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How Can Series 9 of ‘Doctor Who’ End?
And thus we come to the season finale of Series 9, ‘Hell Bent’ by Steven Moffat! And it’s here where things get really mucked up! Really mucked up! I was baffled upon seeing this episode on first watch.
This is where my disappointment of Series 9 came into place. From seeing this episode, I was pretty underwhelmed by how the climax was handled and how certain character arcs were resolved in this.
Let’s talk about the episode itself. It begins with Peter Capaldi’s Doctor in Nevada. I assume it’s the present day. He enters a diner similar to the one in ‘The Impossible Astronaut’ and in Cardiff Bay. 😀
The Doctor meets a waitress…who looks physically identical to Clara Oswald. And none of them recognise each other. Hmm! Maybe this is a splinter of Clara from ‘The Name of the Doctor’. It’d fit.
Anyway, the Doctor tells the waitress his story about Clara. We’re then given a flashback to what happened to the Doctor after he escaped his trap in ‘Heaven Sent’ as he soon ended up on Gallifrey.
The Time Lords of Gallifrey are alerted about the Doctor’s presence when the cloister bells in the city ring out. The Sisterhood of Karn are there as well! These ladies seem to get everywhere, don’t they?
Donald Sumpter guest stars as the Time Lord President of Gallifrey who turns out to be Rassilon. I suppose that Timothy Dalton wasn’t able to reprise his role. I would have preferred his version here.
The Doctor is well-attended to in his barn by a small crowd of Gallifreyans. I assume these are the Outsiders as shown in ‘The Invasion of Time’. Anyway they give him soup. It must be tomato soup. 😀
Eventually the Time Lords including the soldiers and the High Council come out to him. The Doctor still refuses to see them. It is only when the Time Lord President turns up that the Doctor comes out.
The Doctor tells Rassilon to get off his planet. This is due to a combination of Rassilon causing the horrors of the Time War from ‘The End of Time’ and imprisoning the Doctor in the confessional dial.
Rassilon orders the Doctor to be executed. But the Time Lord military refuse to kill the Doctor as they see him as a war hero. In the end, Rassion gets exiled from Gallifrey as well as the High Council.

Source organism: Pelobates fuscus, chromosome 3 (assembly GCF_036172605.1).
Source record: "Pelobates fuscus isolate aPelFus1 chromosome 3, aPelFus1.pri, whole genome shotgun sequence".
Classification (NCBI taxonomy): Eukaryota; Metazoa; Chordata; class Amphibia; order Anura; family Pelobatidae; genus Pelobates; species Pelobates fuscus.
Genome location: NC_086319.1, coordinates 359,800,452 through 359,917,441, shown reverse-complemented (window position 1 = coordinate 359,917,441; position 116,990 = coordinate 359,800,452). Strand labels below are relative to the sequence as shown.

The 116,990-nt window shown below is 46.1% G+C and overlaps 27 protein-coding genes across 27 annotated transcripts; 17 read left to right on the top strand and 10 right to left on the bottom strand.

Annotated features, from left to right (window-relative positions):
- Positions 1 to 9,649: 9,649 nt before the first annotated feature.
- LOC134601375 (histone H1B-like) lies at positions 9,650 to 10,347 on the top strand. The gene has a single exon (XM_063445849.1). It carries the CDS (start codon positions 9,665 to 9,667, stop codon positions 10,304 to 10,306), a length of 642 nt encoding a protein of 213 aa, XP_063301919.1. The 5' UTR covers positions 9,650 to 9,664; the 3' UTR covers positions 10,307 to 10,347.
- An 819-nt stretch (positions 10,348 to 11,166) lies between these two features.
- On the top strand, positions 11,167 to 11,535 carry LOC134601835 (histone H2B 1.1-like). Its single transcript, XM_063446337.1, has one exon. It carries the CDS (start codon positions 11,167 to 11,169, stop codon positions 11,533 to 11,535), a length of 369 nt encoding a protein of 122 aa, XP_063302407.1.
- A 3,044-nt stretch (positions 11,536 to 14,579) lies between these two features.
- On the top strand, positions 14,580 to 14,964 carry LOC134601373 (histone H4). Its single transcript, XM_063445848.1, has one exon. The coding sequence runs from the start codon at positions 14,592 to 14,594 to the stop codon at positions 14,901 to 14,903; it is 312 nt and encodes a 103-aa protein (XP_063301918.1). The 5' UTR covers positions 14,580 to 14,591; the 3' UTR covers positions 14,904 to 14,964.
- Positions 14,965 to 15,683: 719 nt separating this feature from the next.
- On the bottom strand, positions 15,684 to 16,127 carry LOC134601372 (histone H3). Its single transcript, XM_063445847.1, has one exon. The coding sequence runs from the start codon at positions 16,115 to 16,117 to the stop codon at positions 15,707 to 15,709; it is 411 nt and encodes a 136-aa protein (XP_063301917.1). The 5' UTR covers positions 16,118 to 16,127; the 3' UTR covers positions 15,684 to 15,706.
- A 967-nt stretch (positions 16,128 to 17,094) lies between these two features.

Now here’s the thing about the Gallifrey stuff. I’m glad we get to go back to Gallifrey and see the Time Lords once again. It’s rather refreshing. We haven’t seen Gallifrey since ‘The Day of the Doctor’.
However, I feel the Gallifrey stuff seems rather crammed into this one episode. It would’ve been better if ‘Hell Bent’ was a two-parter instead of a single episode, despite being the third of a trilogy.
Apparently it was Rassilon who imprisoned the Doctor in the confessional dial during ‘Heaven Sent’ because he wants the real identity of the Hybrid. I didn’t pick up on this until I watched Series 9 again.
Anyway, the Doctor has the Time Lords use an extractor chamber to…retrieve Clara before she died in ‘Face the Raven’. So…Clara is back alive before she died? Um…wow! I didn’t see that one coming.
Okay, I think I should make it clear on how I feel about this. I have no objection to Clara coming back to life. In fact upon my first viewing of this, I was really pleased that Clara came back and did not die.
But I feel what’s messed up is how they explain how she’s able to come back. The Doctor manages to extract Clara back from the dead before she died…and yet this doesn’t damage the web of time.
If Clara is back to life, how come the universe isn’t destroyed? Even by the end of this episode, I don’t feel Clara’s resurrection is justified. It seems to be handled in a rather haphazard manner here.
It also feels like Clara’s resurrection is too soon after her sacrifice and death in ‘Face the Raven’. If one of Clara’s splinters from Series 7 was put in her place instead of the ‘real’ Clara, I would buy that.
Anyway the Doctor says that Clara has information about the Hybird to give to the Time Lords. But what he’s actually doing is trying to save Clara’s life and defy the laws of time against the Time Lords.
Um…why? Why would the Doctor do something like that? Surely even he should know that bringing Clara back to life would cause damage to the web of time. It’s even stated time will be fractured because of this.
If the Doctor can save Clara’s life, why didn’t he do the same thing when Adric died in ‘Earthshock’? Surely he would’ve learned his lessons regarding changing time in saving lives from ‘The Waters of Mars’.
Did the Doctor just forget those lessons he learned? Is he too old an alien to forget the error of his ways? Did he think he could overcome those errors with experience in his life? This makes no sense!
The Doctor then steals the sidearm of Ken Bones as the General, who was in ‘The Day of the Doctor’ apparently. The Doctor then shoots the General as he and Clara make to escape. Wait! He shot him?